Resurrection City and the Poor People's Campaign
January 15, 2018 10:25 AM   Subscribe

New photos, and some stories, of the 1968 Resurrection City demonstration. "Deeply Grieving MLK’s Death, Activists Shaped a Campaign of Hurt and Hope At Resurrection City, an epic 1968 demonstration on the National Mall in Washington D.C., protesters defined the next 50 years of activism"
posted by OmieWise (2 comments total) 11 users marked this as a favorite
As impressive as the 1968 protest was, scholars such as Bryant, and more than a few activists, believe the battle against poverty and its effects must continue.

And I was having such a good time reading this fucking article, until my head was sent spinning that we even have to fucking argue this point. That it's not just fucking accepted as "this is the TRUTH of how fucked our fucking country is." It's always "Well SOME PEOPLE think we need changes."

Can't even bring myself to fucking read anymore after that, even though everyone involved I support. I just can't fucking cut through the bullshit attempts to seem "unbiased" when you're fucking just ignoring reality on the ground for millions of fucking people.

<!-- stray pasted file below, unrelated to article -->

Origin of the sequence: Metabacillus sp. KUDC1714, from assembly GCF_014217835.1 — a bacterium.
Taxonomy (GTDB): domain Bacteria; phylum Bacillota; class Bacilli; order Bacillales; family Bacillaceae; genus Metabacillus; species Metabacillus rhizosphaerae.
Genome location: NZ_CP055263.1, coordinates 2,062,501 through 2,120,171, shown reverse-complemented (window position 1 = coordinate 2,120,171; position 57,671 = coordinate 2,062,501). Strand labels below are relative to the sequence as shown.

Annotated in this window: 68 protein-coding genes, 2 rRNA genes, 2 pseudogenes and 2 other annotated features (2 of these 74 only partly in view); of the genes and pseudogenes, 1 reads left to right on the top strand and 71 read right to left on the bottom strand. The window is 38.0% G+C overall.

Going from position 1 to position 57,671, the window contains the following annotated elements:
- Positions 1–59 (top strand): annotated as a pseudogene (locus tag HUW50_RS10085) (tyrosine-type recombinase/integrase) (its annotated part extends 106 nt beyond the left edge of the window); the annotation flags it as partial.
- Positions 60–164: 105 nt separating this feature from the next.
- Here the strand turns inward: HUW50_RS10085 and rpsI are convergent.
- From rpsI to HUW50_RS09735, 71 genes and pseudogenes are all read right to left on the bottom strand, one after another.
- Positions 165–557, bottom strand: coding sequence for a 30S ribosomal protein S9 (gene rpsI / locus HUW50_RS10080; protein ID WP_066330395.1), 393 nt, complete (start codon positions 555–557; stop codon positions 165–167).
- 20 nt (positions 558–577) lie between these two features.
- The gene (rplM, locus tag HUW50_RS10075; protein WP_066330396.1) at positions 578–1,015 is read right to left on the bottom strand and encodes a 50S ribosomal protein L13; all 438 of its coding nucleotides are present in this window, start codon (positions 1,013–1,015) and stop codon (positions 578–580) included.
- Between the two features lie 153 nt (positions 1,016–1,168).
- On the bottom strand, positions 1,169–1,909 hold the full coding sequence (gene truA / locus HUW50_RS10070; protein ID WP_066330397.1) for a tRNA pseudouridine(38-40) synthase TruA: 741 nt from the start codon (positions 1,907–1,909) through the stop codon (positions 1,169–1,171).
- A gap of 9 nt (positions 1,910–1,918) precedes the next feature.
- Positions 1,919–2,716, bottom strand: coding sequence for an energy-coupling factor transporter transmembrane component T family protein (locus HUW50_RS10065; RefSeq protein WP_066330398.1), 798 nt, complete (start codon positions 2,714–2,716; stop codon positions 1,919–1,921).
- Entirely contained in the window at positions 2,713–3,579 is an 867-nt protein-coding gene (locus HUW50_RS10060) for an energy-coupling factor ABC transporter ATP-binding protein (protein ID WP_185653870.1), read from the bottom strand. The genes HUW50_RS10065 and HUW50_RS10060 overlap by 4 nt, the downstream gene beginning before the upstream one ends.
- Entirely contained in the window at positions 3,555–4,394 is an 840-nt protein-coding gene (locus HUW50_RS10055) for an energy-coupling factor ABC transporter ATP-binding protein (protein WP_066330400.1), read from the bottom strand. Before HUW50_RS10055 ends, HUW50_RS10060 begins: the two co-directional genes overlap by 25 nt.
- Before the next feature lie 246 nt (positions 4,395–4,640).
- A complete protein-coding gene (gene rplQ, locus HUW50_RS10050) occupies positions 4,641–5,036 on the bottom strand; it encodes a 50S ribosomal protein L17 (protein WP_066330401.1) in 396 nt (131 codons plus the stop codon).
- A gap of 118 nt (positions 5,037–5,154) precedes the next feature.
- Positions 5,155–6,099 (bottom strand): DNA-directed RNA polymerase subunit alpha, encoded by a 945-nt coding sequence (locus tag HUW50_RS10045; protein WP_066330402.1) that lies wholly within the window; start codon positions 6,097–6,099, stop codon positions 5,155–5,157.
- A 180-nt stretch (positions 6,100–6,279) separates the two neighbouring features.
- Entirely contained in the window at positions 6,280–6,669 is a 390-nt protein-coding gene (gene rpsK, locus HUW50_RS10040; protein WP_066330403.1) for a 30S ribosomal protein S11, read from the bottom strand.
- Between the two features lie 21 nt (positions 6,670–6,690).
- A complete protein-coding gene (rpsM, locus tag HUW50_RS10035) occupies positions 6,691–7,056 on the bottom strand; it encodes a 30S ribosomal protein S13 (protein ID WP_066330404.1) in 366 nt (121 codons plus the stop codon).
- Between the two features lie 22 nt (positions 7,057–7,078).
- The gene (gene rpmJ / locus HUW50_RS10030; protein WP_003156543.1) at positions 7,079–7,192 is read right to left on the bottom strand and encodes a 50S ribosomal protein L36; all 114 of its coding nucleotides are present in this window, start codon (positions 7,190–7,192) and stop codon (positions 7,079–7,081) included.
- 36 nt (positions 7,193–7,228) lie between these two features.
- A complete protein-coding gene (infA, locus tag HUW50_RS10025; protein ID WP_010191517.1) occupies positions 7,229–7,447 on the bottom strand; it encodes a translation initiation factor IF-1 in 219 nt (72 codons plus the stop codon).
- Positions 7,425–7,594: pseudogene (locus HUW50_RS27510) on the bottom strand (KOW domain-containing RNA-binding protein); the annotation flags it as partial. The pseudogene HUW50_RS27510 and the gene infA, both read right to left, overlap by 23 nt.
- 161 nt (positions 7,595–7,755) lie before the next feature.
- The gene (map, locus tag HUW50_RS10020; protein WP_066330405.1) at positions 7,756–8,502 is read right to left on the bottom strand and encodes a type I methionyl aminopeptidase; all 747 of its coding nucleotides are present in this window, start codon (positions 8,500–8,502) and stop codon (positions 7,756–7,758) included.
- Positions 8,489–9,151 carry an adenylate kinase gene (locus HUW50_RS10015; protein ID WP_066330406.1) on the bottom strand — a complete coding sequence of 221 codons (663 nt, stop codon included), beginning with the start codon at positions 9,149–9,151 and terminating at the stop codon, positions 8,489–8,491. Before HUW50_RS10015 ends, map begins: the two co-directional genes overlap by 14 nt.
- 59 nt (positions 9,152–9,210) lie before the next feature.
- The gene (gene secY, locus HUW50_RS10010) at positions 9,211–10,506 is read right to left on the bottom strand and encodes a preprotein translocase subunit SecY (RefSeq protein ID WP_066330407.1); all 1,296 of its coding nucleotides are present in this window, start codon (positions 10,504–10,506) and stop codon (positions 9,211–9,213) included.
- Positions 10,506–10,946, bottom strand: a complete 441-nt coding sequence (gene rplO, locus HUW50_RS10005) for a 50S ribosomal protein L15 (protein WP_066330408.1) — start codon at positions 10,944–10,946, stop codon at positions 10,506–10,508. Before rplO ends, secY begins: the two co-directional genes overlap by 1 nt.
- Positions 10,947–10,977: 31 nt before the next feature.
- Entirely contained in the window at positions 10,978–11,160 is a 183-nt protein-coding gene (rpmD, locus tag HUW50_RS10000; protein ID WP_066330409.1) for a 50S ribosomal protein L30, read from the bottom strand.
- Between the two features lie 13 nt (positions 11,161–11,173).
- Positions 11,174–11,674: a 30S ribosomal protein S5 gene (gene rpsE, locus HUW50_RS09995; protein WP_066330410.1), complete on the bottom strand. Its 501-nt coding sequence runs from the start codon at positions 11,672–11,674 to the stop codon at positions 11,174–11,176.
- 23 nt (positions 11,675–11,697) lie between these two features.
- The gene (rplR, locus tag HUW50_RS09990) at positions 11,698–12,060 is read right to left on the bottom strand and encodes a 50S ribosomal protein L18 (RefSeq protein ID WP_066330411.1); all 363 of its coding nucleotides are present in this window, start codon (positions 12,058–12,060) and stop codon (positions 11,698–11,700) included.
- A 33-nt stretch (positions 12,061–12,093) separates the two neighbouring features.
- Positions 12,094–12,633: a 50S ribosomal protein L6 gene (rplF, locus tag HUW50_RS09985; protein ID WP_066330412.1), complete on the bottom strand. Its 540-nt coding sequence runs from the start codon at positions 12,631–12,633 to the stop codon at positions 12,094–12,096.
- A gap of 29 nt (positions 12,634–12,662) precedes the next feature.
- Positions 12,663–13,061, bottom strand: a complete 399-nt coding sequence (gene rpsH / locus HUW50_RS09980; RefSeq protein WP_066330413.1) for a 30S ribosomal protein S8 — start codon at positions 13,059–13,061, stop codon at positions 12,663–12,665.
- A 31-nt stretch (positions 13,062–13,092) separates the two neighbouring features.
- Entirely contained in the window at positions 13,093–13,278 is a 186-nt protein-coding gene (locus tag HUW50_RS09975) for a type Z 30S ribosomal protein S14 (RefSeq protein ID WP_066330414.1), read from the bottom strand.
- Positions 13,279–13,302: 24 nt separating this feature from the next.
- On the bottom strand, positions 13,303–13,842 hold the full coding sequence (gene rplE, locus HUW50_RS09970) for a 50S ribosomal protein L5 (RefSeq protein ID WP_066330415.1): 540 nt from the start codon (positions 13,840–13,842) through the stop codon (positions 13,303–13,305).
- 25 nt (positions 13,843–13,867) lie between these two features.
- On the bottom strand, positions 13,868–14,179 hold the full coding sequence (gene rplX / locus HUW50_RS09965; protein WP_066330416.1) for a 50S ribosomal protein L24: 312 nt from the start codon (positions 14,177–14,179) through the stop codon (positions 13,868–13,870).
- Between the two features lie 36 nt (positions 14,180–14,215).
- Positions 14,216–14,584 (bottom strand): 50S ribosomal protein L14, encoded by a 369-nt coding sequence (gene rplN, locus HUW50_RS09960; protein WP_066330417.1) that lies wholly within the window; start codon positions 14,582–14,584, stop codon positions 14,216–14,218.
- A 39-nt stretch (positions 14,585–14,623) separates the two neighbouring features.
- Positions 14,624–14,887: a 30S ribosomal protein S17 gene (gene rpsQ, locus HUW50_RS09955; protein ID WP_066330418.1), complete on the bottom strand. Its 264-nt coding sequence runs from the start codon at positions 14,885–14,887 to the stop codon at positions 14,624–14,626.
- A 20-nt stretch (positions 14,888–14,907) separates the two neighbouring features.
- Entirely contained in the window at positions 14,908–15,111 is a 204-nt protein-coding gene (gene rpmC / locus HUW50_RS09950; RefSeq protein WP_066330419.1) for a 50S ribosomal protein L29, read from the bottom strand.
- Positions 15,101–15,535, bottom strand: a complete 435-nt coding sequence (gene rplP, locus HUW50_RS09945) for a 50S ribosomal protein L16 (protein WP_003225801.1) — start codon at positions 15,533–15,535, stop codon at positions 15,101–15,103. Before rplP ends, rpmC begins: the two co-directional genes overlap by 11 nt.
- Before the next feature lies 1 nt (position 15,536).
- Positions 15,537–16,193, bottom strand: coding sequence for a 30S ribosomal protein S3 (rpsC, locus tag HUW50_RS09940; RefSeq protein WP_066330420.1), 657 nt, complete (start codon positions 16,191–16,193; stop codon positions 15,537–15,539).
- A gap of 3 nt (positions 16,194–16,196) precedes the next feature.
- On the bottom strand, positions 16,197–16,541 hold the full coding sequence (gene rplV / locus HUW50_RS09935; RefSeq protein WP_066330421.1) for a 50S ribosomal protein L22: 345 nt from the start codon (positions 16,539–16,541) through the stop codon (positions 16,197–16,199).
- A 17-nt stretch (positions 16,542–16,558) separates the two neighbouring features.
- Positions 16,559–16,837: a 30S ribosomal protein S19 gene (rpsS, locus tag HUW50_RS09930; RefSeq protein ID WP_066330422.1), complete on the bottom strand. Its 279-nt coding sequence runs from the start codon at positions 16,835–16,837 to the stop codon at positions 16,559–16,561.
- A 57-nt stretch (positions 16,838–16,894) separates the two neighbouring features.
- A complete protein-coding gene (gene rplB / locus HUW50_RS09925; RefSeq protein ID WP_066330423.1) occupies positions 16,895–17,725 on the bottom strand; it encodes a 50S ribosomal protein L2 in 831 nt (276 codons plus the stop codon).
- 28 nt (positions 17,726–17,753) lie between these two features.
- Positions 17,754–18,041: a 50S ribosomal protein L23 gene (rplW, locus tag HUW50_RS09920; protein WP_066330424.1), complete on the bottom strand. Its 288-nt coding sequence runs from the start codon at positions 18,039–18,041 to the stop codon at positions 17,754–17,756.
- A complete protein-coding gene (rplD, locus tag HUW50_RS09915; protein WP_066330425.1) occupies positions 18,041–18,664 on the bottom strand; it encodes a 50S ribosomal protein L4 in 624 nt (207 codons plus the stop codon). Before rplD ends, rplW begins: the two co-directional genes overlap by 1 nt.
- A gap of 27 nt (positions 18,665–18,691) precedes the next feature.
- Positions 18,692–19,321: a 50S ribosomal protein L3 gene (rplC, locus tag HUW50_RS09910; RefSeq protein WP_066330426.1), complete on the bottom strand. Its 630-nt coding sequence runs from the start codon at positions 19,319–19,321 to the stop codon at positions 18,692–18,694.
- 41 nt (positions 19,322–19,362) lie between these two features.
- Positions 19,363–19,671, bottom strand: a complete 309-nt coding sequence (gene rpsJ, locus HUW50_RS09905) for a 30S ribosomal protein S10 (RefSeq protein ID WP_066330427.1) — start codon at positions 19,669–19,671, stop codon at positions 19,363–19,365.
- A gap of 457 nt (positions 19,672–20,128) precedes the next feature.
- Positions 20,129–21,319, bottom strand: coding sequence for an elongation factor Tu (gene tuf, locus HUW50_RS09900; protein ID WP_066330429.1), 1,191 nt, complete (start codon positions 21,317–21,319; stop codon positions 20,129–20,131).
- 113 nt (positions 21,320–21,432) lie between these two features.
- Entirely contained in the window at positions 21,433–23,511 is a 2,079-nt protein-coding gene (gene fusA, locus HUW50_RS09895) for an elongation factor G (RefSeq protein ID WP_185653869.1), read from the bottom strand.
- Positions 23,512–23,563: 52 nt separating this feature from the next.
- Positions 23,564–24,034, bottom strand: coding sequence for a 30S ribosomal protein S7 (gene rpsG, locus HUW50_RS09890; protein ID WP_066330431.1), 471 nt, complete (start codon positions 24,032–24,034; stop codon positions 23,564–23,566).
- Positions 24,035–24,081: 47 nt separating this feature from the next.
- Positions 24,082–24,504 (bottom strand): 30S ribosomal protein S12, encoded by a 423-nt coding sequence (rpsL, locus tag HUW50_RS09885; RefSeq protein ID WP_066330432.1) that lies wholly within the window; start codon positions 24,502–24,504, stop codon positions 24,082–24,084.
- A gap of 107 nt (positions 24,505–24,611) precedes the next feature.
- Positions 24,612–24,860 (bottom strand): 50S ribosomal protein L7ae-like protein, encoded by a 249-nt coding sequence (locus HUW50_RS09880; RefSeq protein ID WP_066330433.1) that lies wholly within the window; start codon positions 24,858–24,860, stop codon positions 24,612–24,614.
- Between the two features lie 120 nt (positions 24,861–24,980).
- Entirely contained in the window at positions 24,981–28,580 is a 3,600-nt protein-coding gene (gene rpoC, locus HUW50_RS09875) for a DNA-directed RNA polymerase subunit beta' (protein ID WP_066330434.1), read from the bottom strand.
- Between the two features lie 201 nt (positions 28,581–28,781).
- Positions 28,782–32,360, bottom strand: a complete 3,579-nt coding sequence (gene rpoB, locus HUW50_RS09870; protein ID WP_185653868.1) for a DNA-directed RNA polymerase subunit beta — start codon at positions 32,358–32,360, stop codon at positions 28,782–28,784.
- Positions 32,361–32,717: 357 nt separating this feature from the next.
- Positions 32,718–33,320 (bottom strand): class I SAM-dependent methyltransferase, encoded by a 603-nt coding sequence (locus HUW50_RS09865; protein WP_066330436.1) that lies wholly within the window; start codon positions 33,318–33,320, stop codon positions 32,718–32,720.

Seriously, Smithsonian, what the fuck? Can't a media outlet just CUT THE FUCKING BULLSHIT FOR FUCKING ONCE? How many decades of depressed wages, increased productivity, and skyrocketing working homelessness do you need documented before you can TAKE IT FUCKING SERIOUSLY AS AN ISSUE?
posted by deadaluspark at 10:51 AM on January 15, 2018 [6 favorites]

Well, it's worth getting to the end:
Bunch says the difference today is that instead of there being a safety net; there is the notion that simply creating economic opportunity is enough.

“Ultimately, this exhibition posits that average citizens can help make America better,” Bunch says. “The best way to honor the ultimate sacrifice of Dr. King is to cross those boundaries that divide, boundaries of race, gender, ethnicity, to demand a fair and free America.”

A group of faith leaders, including the Rev. Dr. William Barber II and Rev. Liz Theoharis, have launched an updated version of the battle, called “Poor People’s Campaign: A National Call for Moral Revival.” It has been organizing for months, and a series of mobilizations and some acts of civil disobedience are planned for this spring."
But for something that pulls fewer punches, I really appreciated this program that WNYC held yesterday at the Apollo Theatre with Dr. Clarence Jones, Linda Sarsour, Patrisse Cullors and Rosa Clemente.
posted by Miko at 12:26 PM on January 15, 2018 [3 favorites]

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